This awful approach to signaling drivers where to pay their tolls could be improved by (at the very least) closing the gap between the open and closed lanes, making the open/closed lane indicators wide strips of red or green light (instead of a single "X" or an arrow), and dimming the lights for those lanes that aren't open. By definition, the people using an expressway are oftentimes from out of town and not familiar with local geography. Why make it harder and more dangerous for them to use toll roads than it needs to be?

Not the way to stripe a parking lot

Sometimes a parking lot isn't sized correctly to fit exactly the right number of cars and trucks, so what does a smart designer do with the extra space? Plant trees? Create a special double-deep row for vehicles with trailers? Whatever the right answer is, the wrong answer is to just create a third row between two other rows and draw boxes around each of the spaces. It's bound to confuse anyone the first time they see it, and inevitably someone will end up making the mistake of parking in that "middle child" set of spaces and end up completely boxed-in. How about tearing out the extra row and planting a few trees for shade instead? Or shifting all of the rows over by 10 feet and creating an extra pull-in row (for buses and RVs) perpendicular to the rest at the edge of the lot?

Emergency or just going up?

Elevator designers of the world: When you install a button to call the fire department or otherwise signal an emergency, do not -- repeat, DO NOT -- place it above the "Up" button, and then make it more prominent than the "Up" button itself.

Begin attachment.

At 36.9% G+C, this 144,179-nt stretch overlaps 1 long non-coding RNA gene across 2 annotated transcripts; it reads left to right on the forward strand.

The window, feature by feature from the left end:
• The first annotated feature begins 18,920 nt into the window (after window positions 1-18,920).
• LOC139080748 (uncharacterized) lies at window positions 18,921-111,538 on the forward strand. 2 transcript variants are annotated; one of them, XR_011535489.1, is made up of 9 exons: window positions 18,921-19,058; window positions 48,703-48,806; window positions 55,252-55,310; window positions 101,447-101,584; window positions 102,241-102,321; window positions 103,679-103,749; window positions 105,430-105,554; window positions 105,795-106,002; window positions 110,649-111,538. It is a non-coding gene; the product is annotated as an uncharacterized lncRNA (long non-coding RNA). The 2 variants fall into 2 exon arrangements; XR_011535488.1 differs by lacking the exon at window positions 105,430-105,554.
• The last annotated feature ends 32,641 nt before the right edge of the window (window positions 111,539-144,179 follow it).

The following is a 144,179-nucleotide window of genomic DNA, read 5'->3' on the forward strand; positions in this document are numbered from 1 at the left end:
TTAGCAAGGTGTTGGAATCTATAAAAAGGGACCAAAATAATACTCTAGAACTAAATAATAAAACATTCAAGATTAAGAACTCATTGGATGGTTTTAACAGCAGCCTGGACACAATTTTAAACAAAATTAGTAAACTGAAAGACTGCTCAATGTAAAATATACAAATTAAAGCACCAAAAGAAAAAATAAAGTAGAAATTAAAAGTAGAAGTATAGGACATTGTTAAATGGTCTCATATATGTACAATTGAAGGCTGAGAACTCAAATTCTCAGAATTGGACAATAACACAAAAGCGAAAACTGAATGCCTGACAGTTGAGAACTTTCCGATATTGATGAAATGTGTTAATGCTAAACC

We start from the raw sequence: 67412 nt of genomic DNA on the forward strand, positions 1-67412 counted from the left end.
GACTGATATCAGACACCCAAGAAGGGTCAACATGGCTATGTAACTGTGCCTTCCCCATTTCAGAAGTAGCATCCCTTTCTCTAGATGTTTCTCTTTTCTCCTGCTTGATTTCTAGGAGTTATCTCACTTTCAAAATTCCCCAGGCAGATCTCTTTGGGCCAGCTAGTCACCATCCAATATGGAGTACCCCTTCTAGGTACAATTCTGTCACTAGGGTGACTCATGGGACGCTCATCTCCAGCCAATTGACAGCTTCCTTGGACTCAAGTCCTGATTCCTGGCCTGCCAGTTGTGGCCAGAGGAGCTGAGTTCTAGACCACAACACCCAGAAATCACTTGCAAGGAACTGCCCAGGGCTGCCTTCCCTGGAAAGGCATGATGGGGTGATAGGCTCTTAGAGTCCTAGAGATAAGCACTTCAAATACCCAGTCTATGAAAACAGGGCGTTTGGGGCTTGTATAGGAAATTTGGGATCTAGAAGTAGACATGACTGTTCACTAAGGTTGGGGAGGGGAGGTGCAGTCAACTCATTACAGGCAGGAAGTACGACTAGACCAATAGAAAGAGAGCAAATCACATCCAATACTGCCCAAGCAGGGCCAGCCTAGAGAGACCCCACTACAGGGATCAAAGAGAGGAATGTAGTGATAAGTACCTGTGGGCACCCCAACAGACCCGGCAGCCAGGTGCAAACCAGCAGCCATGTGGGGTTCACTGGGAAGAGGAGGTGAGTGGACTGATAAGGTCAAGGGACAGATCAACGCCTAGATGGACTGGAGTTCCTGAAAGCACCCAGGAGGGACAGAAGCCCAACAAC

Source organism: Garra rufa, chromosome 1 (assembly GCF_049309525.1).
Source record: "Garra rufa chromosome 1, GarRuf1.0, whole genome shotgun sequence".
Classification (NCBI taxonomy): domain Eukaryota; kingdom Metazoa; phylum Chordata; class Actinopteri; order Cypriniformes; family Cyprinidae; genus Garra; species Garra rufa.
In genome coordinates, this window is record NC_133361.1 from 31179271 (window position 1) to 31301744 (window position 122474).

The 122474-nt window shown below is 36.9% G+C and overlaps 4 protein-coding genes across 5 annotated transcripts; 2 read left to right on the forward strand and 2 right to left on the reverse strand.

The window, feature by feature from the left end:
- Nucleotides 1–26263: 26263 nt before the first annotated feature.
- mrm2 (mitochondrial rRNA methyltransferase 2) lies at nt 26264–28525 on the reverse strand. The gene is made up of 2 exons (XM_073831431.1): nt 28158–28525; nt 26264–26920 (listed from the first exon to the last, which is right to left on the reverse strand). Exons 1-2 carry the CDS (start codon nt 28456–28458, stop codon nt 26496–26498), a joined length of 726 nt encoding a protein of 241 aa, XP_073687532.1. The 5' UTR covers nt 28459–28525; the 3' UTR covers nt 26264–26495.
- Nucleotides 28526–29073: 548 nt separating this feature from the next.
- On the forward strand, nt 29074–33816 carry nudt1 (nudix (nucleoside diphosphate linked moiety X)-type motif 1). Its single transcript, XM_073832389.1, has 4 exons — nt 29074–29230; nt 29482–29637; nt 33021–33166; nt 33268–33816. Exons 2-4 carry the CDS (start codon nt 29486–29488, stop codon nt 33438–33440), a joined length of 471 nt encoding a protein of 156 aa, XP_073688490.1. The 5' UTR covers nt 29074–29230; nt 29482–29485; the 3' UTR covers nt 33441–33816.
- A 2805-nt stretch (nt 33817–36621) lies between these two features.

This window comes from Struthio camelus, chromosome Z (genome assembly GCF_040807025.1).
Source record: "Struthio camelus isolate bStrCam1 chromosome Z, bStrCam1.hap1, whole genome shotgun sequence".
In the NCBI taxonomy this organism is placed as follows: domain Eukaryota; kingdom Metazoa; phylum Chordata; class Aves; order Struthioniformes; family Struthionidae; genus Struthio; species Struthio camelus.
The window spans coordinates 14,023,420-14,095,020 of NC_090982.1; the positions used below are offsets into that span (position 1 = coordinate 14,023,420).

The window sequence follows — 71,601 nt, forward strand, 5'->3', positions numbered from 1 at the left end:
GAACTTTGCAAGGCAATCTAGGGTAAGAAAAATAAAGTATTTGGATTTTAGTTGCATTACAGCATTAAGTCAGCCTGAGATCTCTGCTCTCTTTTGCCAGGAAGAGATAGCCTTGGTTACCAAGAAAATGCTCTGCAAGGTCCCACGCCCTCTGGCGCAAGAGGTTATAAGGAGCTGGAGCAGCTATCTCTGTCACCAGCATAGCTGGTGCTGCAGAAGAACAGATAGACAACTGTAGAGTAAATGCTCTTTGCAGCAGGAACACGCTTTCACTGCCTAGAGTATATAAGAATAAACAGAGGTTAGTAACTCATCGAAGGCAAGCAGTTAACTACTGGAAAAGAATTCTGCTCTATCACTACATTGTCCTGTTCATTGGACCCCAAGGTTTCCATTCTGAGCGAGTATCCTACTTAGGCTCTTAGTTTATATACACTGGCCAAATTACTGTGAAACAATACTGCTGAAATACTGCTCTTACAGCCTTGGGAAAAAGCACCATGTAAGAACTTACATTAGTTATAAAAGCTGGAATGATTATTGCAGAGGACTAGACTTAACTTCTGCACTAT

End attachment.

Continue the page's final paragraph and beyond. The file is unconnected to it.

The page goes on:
People are often in a compromised state of mind when using an elevator -- rushing to get to work, visiting from out of town, or even drunk -- and the natural instinct is to press the most obvious button. In this case, the most obvious button is the one that is backlit and circled with a big black ring. The "Up" button here, by comparison, looks like it's much less important and much less likely to result in a ride anywhere.

All of this is compounded by the fact that it's natural to expect "UP" to be, you know, ON TOP.

This is a terrible example of non-intuitive design. Every signal being sent to the user is to press the wrong button.

Bad design: Chicago police vests

Chicago police officers can be seen walking around the city in what are obviously their bulletproof vests. Many, though not all, uniformed officers are seen wearing these vests on the outside of the uniform shirt. What makes it a design failure?

Watch any of these officers for more than about three minutechicagopolicebulletproofvest.jpgs on any moderately warm day, and the officer can be seen lodging his or her thumbs behind the vest, lifting it just slightly off the chest. Perhaps it's an all-weather condition, perhaps it's not. But it certainly looks like the vest is either too hot or too bulky, making the thumbs-in-the-armholes maneuver almost universal.

Thus, instead of leaving the officer's hands free to do whatever they should be available to do (guard a weapon, guide traffic, or help a little old lady to cross the street), the design of the vest causes many an officer to stand in a completely unnatural and un-ready position for action. The vest acts like a giant pair of armpit-high pockets.

A well-designed vest would accommodate the need for officer safety while leaving the officer comfortable enough at all times that constant adjustment of the vest would be unnecessary. Like a miner's helmet with a lantern attached, the protective clothing should free the user's hands from having to do something, not require them to do more.